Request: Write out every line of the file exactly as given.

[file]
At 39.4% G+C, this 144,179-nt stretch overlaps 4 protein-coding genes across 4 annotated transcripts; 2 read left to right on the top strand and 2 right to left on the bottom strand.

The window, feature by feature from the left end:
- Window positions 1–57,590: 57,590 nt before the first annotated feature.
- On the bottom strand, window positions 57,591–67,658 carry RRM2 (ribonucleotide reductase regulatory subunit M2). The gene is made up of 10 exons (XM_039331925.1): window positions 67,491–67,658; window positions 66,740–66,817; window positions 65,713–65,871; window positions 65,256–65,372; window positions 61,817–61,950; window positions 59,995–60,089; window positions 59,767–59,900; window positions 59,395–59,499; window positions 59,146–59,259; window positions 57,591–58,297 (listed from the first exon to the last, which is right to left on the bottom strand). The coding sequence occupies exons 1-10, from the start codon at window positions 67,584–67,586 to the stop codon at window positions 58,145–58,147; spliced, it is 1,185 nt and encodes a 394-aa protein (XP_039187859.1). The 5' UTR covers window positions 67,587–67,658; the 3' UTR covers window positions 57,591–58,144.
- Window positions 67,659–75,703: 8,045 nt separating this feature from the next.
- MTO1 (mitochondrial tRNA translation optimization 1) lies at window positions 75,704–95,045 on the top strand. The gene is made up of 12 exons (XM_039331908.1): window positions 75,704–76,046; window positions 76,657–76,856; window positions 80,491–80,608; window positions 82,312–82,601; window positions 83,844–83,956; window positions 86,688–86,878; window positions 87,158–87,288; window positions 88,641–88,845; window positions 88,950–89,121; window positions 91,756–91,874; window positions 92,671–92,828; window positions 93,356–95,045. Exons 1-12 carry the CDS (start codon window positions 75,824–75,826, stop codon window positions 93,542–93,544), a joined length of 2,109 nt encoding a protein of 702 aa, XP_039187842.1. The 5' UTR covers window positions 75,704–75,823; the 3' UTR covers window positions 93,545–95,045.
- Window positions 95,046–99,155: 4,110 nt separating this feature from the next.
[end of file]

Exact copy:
At 39.4% G+C, this 144,179-nt stretch overlaps 4 protein-coding genes across 4 annotated transcripts; 2 read left to right on the top strand and 2 right to left on the bottom strand.

The window, feature by feature from the left end:
- Window positions 1–57,590: 57,590 nt before the first annotated feature.
- On the bottom strand, window positions 57,591–67,658 carry RRM2 (ribonucleotide reductase regulatory subunit M2). The gene is made up of 10 exons (XM_039331925.1): window positions 67,491–67,658; window positions 66,740–66,817; window positions 65,713–65,871; window positions 65,256–65,372; window positions 61,817–61,950; window positions 59,995–60,089; window positions 59,767–59,900; window positions 59,395–59,499; window positions 59,146–59,259; window positions 57,591–58,297 (listed from the first exon to the last, which is right to left on the bottom strand). The coding sequence occupies exons 1-10, from the start codon at window positions 67,584–67,586 to the stop codon at window positions 58,145–58,147; spliced, it is 1,185 nt and encodes a 394-aa protein (XP_039187859.1). The 5' UTR covers window positions 67,587–67,658; the 3' UTR covers window positions 57,591–58,144.
- Window positions 67,659–75,703: 8,045 nt separating this feature from the next.
- MTO1 (mitochondrial tRNA translation optimization 1) lies at window positions 75,704–95,045 on the top strand. The gene is made up of 12 exons (XM_039331908.1): window positions 75,704–76,046; window positions 76,657–76,856; window positions 80,491–80,608; window positions 82,312–82,601; window positions 83,844–83,956; window positions 86,688–86,878; window positions 87,158–87,288; window positions 88,641–88,845; window positions 88,950–89,121; window positions 91,756–91,874; window positions 92,671–92,828; window positions 93,356–95,045. Exons 1-12 carry the CDS (start codon window positions 75,824–75,826, stop codon window positions 93,542–93,544), a joined length of 2,109 nt encoding a protein of 702 aa, XP_039187842.1. The 5' UTR covers window positions 75,704–75,823; the 3' UTR covers window positions 93,545–95,045.
- Window positions 95,046–99,155: 4,110 nt separating this feature from the next.